Mr. President: I am called to a position which I have tried to avoid. For more than a quarter of a century I have kept a profound silence concerning my connection with the introduction of the present system of State Normal Schools in New England, and should have kept silence to the end, had not this noble, patriotic, and Christian celebration induced some friends to tempt me to break that silence, averring it injustice to withhold the facts. It happens that I alone possess all the historical documents, and I have used them in writing a history of one hundred and sixty-eight pages concerning the public movements in 1835 to 1838, not for publication, but as a legacy to my children. I have carefully preserved in one large quarto volume all the manuscript, documentary evidence, and in a folio, all the printed evidence of the facts I have stated, carefully noting dates and places. Now can you imagine anything more ridiculous and contradictory than for a living man to stand up here and read his posthumous histories? Has God opened a seam in the dark cloud of the grave that he may send one ray of light to increase the full-orbed joy of this sacred occasion?You note that he mentions three books he prepared, but of them only one, the last mentioned, has come to light. The manuscript history and the volume of manuscript documentary evidence have eluded discovery, but the folio of the printed evidence, with dates and places carefully noted, is before you. He began the book as a ‘Common place Book,’ using [p. 4] it for sundry scraps and clippings. Later, some of these earlier scraps were covered with others of later date. In addition, there is the usual miscellaneous assortment of scraps having no connection with each other. Whatever he wrote that had appeared in the papers he has preserved, also, any mention of him was duly clipped and inserted. There are some family scraps, tax bills, etc. Here is a bill rendered his great great grandfather, Cochran Reeve, in 1738, for expenses on account of a slave. The items are specified as freight, nursing, and a coffin. The jailors's bill had not been received, so that could not be included. But for our present purpose we find many clippings which will be referred to from time to time. It is a strange sensation to study, not to glance hastily, but to study a scrap-book, especially such a personal one as this. In our own experience we find ourselves at times perplexed as to why we preserved some clipping. It was probably Brooks' experience as well. And yet, after reading what he said about the ‘educational antiquary,’ one is struck with these lines, pasted just below his printed signature on a circular regarding the Clergyman's Aid Society. It seems as if he may have again been looking into the future.
But later he wrote these lines, when he was in a reminiscent mood, and dated them 1865.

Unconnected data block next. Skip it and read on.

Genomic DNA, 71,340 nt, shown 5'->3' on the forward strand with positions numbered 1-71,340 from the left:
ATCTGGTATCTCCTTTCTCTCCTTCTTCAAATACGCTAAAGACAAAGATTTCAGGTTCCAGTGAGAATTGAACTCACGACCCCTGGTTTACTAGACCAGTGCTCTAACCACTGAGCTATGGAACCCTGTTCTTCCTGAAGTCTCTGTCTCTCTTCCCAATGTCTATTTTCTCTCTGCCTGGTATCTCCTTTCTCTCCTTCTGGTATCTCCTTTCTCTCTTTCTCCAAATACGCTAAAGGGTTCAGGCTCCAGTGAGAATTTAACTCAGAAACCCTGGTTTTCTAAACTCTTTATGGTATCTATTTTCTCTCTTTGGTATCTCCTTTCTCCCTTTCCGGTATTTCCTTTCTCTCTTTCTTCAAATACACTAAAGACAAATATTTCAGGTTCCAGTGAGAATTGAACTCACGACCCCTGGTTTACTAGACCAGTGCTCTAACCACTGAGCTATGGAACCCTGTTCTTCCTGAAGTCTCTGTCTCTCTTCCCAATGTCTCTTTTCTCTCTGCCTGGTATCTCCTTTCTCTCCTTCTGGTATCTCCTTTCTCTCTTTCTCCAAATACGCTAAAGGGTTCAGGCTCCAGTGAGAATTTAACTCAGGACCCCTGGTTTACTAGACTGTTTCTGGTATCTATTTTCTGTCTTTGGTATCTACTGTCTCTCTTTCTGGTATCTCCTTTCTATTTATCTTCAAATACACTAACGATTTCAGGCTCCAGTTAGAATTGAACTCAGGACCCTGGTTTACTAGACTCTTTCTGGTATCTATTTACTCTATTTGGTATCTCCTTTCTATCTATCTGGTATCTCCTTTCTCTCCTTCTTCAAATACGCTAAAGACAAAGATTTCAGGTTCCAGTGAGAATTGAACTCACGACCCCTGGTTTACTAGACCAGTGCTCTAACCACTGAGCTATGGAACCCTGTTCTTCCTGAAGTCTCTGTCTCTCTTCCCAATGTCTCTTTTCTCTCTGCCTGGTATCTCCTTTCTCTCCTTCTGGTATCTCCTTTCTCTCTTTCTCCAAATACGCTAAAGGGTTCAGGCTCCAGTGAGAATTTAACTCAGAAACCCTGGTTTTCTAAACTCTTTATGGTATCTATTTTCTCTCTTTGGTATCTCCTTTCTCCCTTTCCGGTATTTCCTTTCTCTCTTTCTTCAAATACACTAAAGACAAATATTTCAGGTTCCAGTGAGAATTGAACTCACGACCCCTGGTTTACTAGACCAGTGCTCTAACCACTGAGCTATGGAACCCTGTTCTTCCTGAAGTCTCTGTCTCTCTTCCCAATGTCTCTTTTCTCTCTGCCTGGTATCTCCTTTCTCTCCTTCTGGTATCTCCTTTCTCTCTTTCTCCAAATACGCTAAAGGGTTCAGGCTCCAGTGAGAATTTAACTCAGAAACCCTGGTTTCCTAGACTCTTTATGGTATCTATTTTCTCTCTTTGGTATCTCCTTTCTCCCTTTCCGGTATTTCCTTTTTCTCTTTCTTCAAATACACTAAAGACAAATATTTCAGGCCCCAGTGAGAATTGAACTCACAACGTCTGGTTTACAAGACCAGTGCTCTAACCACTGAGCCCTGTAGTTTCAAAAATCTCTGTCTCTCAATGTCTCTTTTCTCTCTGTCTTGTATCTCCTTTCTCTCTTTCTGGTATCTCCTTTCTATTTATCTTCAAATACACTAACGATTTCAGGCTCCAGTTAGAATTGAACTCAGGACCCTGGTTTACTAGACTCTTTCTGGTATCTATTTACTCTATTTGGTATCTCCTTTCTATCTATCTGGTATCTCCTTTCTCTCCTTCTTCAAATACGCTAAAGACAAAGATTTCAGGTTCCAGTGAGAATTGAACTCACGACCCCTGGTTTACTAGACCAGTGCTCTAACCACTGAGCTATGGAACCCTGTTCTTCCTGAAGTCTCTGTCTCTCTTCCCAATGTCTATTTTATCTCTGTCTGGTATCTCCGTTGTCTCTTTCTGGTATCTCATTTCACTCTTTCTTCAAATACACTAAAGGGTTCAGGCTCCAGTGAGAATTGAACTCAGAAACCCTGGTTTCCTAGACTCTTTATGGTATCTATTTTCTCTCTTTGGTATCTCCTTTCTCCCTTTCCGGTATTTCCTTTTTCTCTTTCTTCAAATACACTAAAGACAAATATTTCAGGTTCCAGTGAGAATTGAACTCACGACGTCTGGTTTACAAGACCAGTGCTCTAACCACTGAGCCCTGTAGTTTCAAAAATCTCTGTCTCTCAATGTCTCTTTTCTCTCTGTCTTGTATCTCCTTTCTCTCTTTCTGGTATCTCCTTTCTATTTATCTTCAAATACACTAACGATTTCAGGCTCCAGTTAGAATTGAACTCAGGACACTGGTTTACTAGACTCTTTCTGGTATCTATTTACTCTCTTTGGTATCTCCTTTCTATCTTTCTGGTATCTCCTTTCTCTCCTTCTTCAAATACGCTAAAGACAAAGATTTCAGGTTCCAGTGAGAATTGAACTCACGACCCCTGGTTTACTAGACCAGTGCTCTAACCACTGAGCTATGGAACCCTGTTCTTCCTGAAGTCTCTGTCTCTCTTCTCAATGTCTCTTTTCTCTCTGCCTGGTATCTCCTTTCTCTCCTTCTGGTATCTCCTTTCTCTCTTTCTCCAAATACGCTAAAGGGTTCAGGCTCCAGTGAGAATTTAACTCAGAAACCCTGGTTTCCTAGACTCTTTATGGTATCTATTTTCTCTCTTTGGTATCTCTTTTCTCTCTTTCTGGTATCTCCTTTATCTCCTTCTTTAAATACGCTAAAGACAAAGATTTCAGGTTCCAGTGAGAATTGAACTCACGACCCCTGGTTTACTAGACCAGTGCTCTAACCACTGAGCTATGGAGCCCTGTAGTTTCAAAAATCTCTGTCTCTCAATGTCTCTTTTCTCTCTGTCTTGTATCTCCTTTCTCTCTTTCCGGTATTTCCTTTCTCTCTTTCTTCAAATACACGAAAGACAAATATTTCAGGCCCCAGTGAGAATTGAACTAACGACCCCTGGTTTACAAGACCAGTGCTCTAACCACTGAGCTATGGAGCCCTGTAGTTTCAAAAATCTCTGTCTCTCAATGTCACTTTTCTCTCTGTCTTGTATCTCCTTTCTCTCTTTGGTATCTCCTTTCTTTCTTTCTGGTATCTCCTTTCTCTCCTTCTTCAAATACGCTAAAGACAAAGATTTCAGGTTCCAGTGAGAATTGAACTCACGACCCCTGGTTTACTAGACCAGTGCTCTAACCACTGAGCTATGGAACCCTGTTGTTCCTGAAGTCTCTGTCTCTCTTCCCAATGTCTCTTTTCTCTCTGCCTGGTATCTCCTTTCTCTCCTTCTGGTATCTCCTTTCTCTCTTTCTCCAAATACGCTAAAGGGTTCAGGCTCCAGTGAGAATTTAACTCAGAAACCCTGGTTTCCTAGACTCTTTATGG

And though some hopes I cherished once[p. 5] The question arose as to how fully these clippings represented the newspaper accounts of Brooks' work, and so it seemed well to examine a file of a cotemporary newspaper. The Hingham paper was selected, as that was the paper of his town, and the result showed that Brooks clipped and preserved in the scrap-book practically all the references to himself that appeared in the paper. Mr. Brooks relied on the press for much help during his active work, but the methods of that day were much different from those of ours. There was not the appeal to the interest of all classes and conditions of men; the reading public seems to have been limited in numbers. But there have been many changes in thought and life during the seventy years that have elapsed since Charles Brooks was doing his grand work of bringing to the common people of Massachusetts a remedy for their great needs, and these changes must be considered before taking up directly what Brooks did. For instance, in the '30s an assemblage of the gentle sex was denominated a company of females. To this appellation some bright mind would venture a protest, but the custom was too firmly established to be set aside because some lone ‘female’ objected. Again, suppose it were now printed on a notice that Harvard College sent to members of a committee, announcing that a meeting would be held, ‘Gentlemen will please to select their own method of conveyance and charge the expense to the University.’ Such a note Mr. Brooks received. When one sees it he wonders how many different methods there were for reaching Cambridge, which was the most used, and what was the expenditure of time and money. Or again, what is there in the statement, ‘As is the teacher, so is the school,’ that endangers the established order, or that is revolutionary in its character? Any man who would now hesitate to subscribe to that statement, ‘As is the teacher, so is the school,’ would find [p. 6] it difficult to get a hearing for his doubts. Yet it was to impress this truth on the thinking and acting minds of his day that Charles Brooks gave unsparingly of his time, his money, and his strength. If it were not for these changes in thought and life, it would suffice to read the Framingham address, which in 1864 Brooks delivered on his work, its methods, and results. It is written in his characteristic style, simple, frank, and attractive, but unless one can get at the general thought of the time, the difficulties, the obstacles, the discouragements, and the triumphs, the address, if read without comment, would serve to arouse, but not to satisfy, inquiry. To meet this inquiry, to supply some comment, and to define Brooks' part in the great educational revival, is the purpose of this paper. If we briefly summarize what Mr. Brooks' life had been prior to undertaking this work, we may be able to form a better conception of his personality, for this attractive personality was a predominating feature in his success. Few of those who knew him now remain, except such as knew him in his later years. It has been interesting to record the epithets these use in describing him. Genial is always the first, and then affable, pleasant, entertaining, sympathetic, industrious, are other words used to formulate the impression those who knew him have retained all these years. As the story of his work is told, we shall be able to see reasons for using words descriptive of deeper, stronger, and more abiding traits of character which will be discerned on a closer acquaintance. He was born in the ancient house still standing at the corner of High and Woburn streets, October 30, 1795. He was fitted for Harvard under Dr. Luther Stearns, who came to Medford as a teacher, but who occasionally practised medicine. He became a member of the class of 1816 at Harvard. The scrap-book contains a little relic of the student life of long ago. Napoleon Bonaparte was an object that [p. 7] loomed large in the eyes of the world. He had just been sent to Saint Helena, and the question was whether he could escape. We find that two students expressed their beliefs in this record of a wager. There is no record whether the dinner was held.